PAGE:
Both candidates track their successes carefully.

Rabb points to the breadth of the issues he’s involved in. This session, he’s been the prime sponsor on 24 bills ranging from raising the minimum wage, to banning police from using tear gas, to pitching an interstate compact to end some taxpayer-funded subsidies to big companies.

“You can tell about how hard someone works by how many bills they’ve introduced, and where they show up, not just when the cameras are on,” Rabb said while canvassing in Mt. Airy on a recent Saturday. “I’ve been to seven prisons in my first three years. I’m at farms, kindergartens, you name it…nobody’s going to outwork me.”

Fitzgerald, meanwhile, argues that quantity isn’t everything — and doesn’t surpass negotiating skills. She has been the prime sponsor on eight bills this session, including ones to establish a waiting period for buying semi-automatic rifles, create a bill of rights for homeless people, and require environmental health assessments for new day care facilities.

“In order to get anything done, you have to be unified,” she said. “I don’t think that everybody has to be of the same mind, but you have to be willing to compromise.”

For Fitzgerald, one of the biggest wins was a 2020 bill that ensured enhanced screenings for women at high breast cancer risk. She had sponsored the House’s version of the measure, and the Senate’s ultimately passed — a common practice in Harrisburg. Fitzgerald also points to a bill that would have guaranteed inmates access to menstrual products while in prison and, while it didn’t become law, was adopted as state Department of Corrections policy.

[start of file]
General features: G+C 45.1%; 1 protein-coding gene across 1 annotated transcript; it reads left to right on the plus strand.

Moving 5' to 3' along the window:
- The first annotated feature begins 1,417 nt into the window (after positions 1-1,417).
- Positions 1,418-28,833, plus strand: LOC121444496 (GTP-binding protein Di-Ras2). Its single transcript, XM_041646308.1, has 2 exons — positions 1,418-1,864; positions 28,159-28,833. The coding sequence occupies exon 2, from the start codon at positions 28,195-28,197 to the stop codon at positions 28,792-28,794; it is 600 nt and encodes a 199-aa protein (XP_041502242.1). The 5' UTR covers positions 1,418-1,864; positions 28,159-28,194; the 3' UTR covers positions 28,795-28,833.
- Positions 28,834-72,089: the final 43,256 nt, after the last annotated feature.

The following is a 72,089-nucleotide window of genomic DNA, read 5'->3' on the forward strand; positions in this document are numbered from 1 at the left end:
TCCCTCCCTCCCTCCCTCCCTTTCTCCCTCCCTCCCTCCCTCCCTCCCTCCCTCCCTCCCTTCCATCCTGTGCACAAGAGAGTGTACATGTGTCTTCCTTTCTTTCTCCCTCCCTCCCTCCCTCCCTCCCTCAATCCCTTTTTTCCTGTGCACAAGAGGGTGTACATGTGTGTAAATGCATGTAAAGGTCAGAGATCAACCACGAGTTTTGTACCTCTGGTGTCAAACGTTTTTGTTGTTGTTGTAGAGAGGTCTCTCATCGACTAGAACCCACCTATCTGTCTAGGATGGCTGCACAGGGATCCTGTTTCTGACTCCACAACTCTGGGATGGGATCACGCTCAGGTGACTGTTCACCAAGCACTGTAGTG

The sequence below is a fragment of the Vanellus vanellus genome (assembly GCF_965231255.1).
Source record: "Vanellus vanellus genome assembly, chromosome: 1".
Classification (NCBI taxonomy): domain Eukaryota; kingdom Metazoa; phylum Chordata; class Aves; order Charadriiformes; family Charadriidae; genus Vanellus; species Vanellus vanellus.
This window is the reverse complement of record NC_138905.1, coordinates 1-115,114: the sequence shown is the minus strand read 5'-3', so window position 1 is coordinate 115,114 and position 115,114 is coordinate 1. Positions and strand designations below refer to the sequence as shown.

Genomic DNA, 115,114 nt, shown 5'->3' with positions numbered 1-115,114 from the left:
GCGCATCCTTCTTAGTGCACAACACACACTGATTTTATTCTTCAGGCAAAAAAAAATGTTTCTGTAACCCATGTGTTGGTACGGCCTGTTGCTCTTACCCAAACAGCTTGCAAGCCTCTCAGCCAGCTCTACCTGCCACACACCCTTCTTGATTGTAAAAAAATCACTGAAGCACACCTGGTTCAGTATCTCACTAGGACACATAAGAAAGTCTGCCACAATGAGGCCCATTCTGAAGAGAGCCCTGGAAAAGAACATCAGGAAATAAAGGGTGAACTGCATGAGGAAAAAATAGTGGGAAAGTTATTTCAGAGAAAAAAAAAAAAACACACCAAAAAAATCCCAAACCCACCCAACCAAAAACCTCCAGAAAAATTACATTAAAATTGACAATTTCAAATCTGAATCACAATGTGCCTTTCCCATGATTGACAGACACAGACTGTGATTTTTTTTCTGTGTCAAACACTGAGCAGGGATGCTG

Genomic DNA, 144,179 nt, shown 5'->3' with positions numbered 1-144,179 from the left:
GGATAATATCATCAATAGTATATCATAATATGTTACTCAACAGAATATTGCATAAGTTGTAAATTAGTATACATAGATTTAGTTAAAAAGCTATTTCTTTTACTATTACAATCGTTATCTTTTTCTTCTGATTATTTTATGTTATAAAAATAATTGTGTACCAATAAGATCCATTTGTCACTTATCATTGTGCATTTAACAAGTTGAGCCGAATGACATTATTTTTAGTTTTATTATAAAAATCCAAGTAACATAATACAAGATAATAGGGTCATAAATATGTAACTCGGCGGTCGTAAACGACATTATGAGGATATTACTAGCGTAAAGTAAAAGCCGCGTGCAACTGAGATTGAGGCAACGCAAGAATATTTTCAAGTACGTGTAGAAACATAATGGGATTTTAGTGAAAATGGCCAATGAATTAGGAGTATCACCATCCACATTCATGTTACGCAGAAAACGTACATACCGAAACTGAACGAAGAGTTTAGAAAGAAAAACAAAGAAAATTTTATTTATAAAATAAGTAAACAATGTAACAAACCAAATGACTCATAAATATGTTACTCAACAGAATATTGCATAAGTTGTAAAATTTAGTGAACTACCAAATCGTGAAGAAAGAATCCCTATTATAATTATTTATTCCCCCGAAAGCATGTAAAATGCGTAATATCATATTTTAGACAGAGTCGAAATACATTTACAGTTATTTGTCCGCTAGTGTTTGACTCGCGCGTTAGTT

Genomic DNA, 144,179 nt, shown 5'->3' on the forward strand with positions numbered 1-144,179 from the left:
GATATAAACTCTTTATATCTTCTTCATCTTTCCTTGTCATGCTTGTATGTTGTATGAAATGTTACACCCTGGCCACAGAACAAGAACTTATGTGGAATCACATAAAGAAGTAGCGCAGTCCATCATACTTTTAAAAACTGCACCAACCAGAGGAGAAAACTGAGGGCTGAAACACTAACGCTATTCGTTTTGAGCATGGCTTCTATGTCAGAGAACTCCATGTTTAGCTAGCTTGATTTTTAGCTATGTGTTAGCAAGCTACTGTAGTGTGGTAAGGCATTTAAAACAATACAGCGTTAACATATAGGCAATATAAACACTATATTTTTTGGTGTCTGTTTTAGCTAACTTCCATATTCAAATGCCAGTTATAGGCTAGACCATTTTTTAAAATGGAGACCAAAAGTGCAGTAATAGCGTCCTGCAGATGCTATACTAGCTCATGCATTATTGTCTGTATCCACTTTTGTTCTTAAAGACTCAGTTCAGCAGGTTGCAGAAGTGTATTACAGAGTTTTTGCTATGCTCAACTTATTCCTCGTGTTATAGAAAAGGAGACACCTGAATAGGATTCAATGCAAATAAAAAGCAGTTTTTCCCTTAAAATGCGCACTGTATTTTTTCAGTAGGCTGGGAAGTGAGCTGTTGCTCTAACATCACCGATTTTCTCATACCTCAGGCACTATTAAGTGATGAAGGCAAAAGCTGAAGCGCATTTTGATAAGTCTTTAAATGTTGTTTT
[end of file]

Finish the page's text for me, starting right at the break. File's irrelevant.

Darisha Parker, a fellow Northwest Philly House member who is supporting Fitzgerald, calls her a “quiet storm.”

Fitzgerald, she said, is “steadfast and knows the issues and is passionate about them. That’s who I want representing me. That’s who I want to have as my colleague.”

Rabb counts among his victories a 2017 bill that created a trust fund for kids at high risk of incarceration — he sponsored the House version; the Senate version passed — a 2017 amendment that removed a cap on income tax donations to pediatric cancer research, and the House version of a successful bill to give grants to farmers who produce hemp and other crops that don’t get federal money.

He also points to a 2019 bill he drafted that has police face penalties for sexually assaulting people in custody, which was added as an amendment to a successful bill the following year, as well as language he wrote in 2017 to give micro-loans to worker cooperatives, which was later added to a successful 2021 bill. He also wrote the bulk of a major 2020 bill that created a statewide database to track police misconduct.

“I want people to know my track record,” he said while door knocking, noting that all his flyers include a QR code that links back to his major bills. “I don’t want them to vote for me because I’m the only person on the ballot or because I’m a Democrat, but because they believe in the services that I provide.”